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1.0 (stable)
Comparisons

## Comparison Operators

The table below shows the standard comparison operators. Whenever either of the input arguments is `NULL`, the output of the comparison is `NULL`.

Operator Description Example Result
`<` less than `2 < 3` `true`
`>` greater than `2 > 3` `false`
`<=` less than or equal to `2 <= 3` `true`
`>=` greater than or equal to `4 >= NULL` `NULL`
`=` equal `NULL = NULL` `NULL`
`<>` or `!=` not equal `2 <> 2` `false`

The table below shows the standard distinction operators. These operators treat `NULL` values as equal.

Operator Description Example Result
`IS DISTINCT FROM` not equal, including `NULL` `2 IS DISTINCT FROM NULL` `true`
`IS NOT DISTINCT FROM` equal, including `NULL` `NULL IS NOT DISTINCT FROM NULL` `true`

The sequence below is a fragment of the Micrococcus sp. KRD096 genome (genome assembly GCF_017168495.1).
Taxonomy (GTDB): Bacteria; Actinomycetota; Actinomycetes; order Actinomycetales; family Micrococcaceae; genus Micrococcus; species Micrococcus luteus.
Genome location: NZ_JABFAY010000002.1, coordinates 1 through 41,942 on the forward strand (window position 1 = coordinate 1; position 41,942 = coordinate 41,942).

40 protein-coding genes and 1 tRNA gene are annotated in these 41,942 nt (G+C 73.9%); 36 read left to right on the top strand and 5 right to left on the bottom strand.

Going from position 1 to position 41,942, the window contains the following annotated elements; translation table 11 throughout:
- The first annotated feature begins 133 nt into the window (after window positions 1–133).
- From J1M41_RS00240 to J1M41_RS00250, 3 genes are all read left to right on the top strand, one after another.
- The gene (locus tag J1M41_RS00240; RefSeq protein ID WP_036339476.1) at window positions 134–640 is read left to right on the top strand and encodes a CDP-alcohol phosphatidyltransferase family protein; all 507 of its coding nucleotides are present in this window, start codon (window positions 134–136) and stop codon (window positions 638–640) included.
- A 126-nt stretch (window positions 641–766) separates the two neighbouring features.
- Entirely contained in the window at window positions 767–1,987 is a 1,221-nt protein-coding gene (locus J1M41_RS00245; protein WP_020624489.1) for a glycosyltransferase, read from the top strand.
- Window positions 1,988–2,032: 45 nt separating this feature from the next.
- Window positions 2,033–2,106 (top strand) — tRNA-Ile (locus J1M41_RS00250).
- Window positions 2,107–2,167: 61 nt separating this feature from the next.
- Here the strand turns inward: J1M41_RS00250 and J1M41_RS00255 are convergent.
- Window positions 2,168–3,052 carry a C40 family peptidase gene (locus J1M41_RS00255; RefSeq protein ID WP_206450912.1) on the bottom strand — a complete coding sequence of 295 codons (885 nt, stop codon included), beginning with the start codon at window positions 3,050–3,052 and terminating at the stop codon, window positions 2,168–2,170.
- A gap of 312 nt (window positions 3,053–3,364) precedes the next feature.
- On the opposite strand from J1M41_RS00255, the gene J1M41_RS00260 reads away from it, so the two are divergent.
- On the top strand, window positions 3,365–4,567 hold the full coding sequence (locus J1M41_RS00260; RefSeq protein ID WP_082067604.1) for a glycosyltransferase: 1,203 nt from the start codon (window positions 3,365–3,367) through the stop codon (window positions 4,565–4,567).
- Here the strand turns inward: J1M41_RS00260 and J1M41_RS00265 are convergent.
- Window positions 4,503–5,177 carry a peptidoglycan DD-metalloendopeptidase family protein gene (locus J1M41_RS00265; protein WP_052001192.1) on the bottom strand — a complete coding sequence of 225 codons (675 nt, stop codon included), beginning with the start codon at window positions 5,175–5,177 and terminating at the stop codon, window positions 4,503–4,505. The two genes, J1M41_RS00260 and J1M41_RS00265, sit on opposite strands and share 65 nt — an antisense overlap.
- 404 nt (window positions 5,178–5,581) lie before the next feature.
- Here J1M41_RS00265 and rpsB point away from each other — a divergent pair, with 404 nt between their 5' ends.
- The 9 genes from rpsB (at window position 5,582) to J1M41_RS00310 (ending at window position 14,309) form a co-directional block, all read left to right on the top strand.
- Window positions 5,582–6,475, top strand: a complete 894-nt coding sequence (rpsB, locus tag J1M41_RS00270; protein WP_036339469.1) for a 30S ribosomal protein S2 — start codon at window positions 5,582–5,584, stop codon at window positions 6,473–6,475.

## `BETWEEN` and `IS [NOT] NULL`

Besides the standard comparison operators there are also the `BETWEEN` and `IS (NOT) NULL` operators. These behave much like operators, but have special syntax mandated by the SQL standard. They are shown in the table below.

Note that `BETWEEN` and `NOT BETWEEN` are only equivalent to the examples below in the cases where both `a`, `x` and `y` are of the same type, as `BETWEEN` will cast all of its inputs to the same type.

Predicate Description
`a BETWEEN x AND y` equivalent to `x <= a AND a <= y`
`a NOT BETWEEN x AND y` equivalent to `x > a OR a > y`
`expression IS NULL` `true` if expression is `NULL`, `false` otherwise
`expression ISNULL` alias for `IS NULL` (non-standard)
`expression IS NOT NULL` `false` if expression is `NULL`, `true` otherwise
`expression NOTNULL` alias for `IS NOT NULL` (non-standard)

For the expression `BETWEEN x AND y`, `x` is used as the lower bound and `y` is used as the upper bound. Therefore, if `x > y`, the result will always be `false`.